3

It is all preference, so think about it from the perspective of users, and balance that with how difficult it is to produce, and how much the details stray from the road. I have used GTFS extensively, and know that these details help with things like estimating how fast a vehicle is scheduled to travel (comparing it to a real-time tracking feed), or when it ...


3

If you have vector roads data then the new (>2.14) trace tool in advanced feature editing should work for you.


3

EDIT: I deleted my previous answer as it was wrong. First big mistake I made was performing dot and cross products using spherical coordinates. One needs to convert them to Cartesian first. (I didn't figure out how to type in math, so I'm pasting images showing all the math). Below is the python implementation: def spherical2Cart(lat,lon): clat=(90-...


3

This is a really interesting question. I think that the zig-zag is the optimal geometry because this is the path that light would take if both boundaries were mirrors. The slight overlap in area is made up for by the increased efficiency in spanning the square, when walking at an angle to the edge. While writing R code, we might, therefore want to choose ...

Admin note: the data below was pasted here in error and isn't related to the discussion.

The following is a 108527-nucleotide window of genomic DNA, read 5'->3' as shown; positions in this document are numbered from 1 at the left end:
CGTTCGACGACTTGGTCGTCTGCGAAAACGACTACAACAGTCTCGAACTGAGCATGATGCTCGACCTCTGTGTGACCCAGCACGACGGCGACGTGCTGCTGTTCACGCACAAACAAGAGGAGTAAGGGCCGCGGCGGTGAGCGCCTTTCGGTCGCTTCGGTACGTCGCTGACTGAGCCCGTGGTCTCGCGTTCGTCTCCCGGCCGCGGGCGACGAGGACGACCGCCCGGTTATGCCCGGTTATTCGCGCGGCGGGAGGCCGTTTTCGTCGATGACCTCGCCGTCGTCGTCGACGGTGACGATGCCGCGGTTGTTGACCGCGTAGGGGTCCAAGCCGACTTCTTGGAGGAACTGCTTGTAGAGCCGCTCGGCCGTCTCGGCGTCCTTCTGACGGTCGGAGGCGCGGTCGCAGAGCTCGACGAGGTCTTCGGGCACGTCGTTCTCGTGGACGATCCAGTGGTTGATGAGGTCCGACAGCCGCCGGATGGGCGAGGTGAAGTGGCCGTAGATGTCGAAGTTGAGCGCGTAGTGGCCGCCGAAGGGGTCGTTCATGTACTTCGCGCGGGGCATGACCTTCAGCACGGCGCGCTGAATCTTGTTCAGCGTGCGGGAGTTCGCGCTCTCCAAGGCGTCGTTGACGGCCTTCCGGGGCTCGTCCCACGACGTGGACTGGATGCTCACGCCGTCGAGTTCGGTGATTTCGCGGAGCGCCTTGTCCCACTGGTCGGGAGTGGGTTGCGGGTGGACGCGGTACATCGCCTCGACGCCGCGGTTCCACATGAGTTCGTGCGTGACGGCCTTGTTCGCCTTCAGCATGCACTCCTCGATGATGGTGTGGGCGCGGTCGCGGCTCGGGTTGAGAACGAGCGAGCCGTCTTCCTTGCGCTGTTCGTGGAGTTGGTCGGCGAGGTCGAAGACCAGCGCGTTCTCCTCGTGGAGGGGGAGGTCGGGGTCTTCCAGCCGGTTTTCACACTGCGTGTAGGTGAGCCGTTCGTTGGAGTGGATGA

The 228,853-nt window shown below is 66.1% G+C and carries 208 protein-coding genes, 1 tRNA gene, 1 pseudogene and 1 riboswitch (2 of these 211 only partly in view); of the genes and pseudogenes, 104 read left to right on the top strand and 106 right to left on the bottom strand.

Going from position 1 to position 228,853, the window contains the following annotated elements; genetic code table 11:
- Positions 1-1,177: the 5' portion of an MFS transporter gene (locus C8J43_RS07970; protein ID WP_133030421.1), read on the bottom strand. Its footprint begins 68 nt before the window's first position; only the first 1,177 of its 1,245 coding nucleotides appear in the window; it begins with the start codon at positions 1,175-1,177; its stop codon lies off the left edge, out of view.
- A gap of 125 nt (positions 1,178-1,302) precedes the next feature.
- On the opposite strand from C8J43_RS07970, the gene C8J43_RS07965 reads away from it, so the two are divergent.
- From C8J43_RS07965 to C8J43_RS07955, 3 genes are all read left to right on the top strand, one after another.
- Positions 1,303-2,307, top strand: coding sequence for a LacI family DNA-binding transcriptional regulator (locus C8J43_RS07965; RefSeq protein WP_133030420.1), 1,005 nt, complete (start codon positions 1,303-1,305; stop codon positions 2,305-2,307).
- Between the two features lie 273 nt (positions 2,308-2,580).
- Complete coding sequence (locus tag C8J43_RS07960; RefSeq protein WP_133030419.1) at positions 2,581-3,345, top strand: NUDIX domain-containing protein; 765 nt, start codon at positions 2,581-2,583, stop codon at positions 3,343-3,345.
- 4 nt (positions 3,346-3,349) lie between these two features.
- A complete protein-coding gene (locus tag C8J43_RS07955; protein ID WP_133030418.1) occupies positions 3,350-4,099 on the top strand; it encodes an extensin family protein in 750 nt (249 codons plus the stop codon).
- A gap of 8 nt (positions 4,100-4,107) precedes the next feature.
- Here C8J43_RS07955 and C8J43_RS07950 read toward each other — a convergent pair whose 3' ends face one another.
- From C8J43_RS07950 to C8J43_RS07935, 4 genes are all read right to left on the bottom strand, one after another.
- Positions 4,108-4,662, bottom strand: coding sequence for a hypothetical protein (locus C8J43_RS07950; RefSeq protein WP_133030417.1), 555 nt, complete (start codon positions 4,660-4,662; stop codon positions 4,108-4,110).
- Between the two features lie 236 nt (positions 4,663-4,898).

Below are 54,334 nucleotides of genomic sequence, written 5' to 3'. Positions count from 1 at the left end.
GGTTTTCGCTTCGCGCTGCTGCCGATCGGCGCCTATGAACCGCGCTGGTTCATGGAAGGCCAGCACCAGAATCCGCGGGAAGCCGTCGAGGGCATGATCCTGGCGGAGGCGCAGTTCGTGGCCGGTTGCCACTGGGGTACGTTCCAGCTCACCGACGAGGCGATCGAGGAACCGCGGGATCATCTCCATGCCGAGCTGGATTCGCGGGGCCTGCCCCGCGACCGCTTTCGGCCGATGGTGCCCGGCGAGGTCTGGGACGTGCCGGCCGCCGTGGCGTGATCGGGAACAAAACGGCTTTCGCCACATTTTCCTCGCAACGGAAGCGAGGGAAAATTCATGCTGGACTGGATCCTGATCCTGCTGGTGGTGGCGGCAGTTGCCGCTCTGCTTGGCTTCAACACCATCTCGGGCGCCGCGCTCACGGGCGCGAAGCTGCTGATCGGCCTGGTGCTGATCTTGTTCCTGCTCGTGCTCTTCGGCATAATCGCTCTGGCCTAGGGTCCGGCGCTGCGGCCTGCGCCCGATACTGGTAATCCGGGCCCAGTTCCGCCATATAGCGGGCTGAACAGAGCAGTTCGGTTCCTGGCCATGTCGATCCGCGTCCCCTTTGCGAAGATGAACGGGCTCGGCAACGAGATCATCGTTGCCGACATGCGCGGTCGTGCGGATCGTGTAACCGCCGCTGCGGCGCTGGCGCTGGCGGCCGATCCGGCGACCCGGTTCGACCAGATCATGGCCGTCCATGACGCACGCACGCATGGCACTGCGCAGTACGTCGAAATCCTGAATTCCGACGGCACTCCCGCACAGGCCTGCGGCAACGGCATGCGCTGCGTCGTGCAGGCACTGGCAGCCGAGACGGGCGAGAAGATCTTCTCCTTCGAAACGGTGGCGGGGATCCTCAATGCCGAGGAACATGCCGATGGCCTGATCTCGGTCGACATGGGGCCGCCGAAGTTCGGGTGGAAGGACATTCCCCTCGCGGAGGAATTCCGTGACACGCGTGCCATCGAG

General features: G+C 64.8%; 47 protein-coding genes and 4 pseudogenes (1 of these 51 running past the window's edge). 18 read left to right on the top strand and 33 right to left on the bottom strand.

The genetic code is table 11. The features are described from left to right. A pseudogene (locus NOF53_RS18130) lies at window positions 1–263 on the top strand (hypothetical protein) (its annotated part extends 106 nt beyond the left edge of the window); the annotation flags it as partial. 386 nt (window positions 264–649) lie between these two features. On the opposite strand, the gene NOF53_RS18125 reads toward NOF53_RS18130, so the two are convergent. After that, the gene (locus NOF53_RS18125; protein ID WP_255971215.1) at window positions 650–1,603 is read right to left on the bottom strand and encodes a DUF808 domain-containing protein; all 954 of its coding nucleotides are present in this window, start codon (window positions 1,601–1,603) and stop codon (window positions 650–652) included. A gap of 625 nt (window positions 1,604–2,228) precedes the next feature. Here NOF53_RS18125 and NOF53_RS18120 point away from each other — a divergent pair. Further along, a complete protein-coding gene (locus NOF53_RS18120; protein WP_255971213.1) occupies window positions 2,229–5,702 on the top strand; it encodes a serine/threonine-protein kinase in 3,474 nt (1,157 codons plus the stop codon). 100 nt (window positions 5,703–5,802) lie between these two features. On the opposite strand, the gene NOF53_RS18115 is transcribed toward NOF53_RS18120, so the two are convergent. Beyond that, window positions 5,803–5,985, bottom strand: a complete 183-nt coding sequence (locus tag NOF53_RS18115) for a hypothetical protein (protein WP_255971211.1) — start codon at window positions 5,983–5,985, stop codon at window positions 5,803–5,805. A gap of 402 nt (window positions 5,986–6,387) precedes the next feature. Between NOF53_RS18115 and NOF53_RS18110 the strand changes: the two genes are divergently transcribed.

3

If your road network is a local file or database, QGIS 3.0 has a Processing algorithm which will generate a routable version of it and can generate routes between all the point features in a source/dest layer.


3

Unlike Arcmap you don't need a separate tool or even a plugin to access this information in QGIS (at last from version 3.4, maybe in earlier version as well). By using the "identify features" tool you have access to all kind of geometric information in the "derived section" including closest vertex M value and interpolated M value. Of course this work ...


2